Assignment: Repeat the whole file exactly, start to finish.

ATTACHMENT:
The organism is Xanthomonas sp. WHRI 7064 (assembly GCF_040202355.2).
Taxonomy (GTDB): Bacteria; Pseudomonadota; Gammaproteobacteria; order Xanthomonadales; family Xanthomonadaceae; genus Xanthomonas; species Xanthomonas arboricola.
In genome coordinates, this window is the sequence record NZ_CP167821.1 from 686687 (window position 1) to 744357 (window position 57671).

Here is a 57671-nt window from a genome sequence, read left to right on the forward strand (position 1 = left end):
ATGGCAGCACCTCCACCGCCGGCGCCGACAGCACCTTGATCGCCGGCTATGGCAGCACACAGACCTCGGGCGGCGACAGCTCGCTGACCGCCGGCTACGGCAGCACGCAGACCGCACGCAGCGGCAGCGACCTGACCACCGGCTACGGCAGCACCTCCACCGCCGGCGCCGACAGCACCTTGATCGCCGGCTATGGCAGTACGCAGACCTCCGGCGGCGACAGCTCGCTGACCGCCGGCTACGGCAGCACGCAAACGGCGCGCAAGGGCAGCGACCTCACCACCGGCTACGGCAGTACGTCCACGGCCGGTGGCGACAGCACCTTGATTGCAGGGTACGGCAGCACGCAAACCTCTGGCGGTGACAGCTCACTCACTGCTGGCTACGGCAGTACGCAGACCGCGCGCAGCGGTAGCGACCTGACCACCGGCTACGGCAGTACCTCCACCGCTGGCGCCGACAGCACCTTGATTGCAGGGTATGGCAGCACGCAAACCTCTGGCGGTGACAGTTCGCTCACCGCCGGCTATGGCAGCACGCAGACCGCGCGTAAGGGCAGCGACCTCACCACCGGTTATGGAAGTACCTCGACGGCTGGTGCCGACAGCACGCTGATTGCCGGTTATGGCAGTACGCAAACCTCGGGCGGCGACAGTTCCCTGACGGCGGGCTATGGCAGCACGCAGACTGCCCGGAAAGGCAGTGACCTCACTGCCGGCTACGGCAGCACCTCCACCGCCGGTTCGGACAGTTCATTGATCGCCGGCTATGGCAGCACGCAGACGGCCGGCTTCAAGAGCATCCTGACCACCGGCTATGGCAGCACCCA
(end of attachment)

The organism is Xanthomonas sp. WHRI 7064 (assembly GCF_040202355.2).
Taxonomy (GTDB): Bacteria; Pseudomonadota; Gammaproteobacteria; order Xanthomonadales; family Xanthomonadaceae; genus Xanthomonas; species Xanthomonas arboricola.
In genome coordinates, this window is the sequence record NZ_CP167821.1 from 686687 (window position 1) to 744357 (window position 57671).

Here is a 57671-nt window from a genome sequence, read left to right on the forward strand (position 1 = left end):
ATGGCAGCACCTCCACCGCCGGCGCCGACAGCACCTTGATCGCCGGCTATGGCAGCACACAGACCTCGGGCGGCGACAGCTCGCTGACCGCCGGCTACGGCAGCACGCAGACCGCACGCAGCGGCAGCGACCTGACCACCGGCTACGGCAGCACCTCCACCGCCGGCGCCGACAGCACCTTGATCGCCGGCTATGGCAGTACGCAGACCTCCGGCGGCGACAGCTCGCTGACCGCCGGCTACGGCAGCACGCAAACGGCGCGCAAGGGCAGCGACCTCACCACCGGCTACGGCAGTACGTCCACGGCCGGTGGCGACAGCACCTTGATTGCAGGGTACGGCAGCACGCAAACCTCTGGCGGTGACAGCTCACTCACTGCTGGCTACGGCAGTACGCAGACCGCGCGCAGCGGTAGCGACCTGACCACCGGCTACGGCAGTACCTCCACCGCTGGCGCCGACAGCACCTTGATTGCAGGGTATGGCAGCACGCAAACCTCTGGCGGTGACAGTTCGCTCACCGCCGGCTATGGCAGCACGCAGACCGCGCGTAAGGGCAGCGACCTCACCACCGGTTATGGAAGTACCTCGACGGCTGGTGCCGACAGCACGCTGATTGCCGGTTATGGCAGTACGCAAACCTCGGGCGGCGACAGTTCCCTGACGGCGGGCTATGGCAGCACGCAGACTGCCCGGAAAGGCAGTGACCTCACTGCCGGCTACGGCAGCACCTCCACCGCCGGTTCGGACAGTTCATTGATCGCCGGCTATGGCAGCACGCAGACGGCCGGCTTCAAGAGCATCCTGACCACCGGCTATGGCAGCACCCA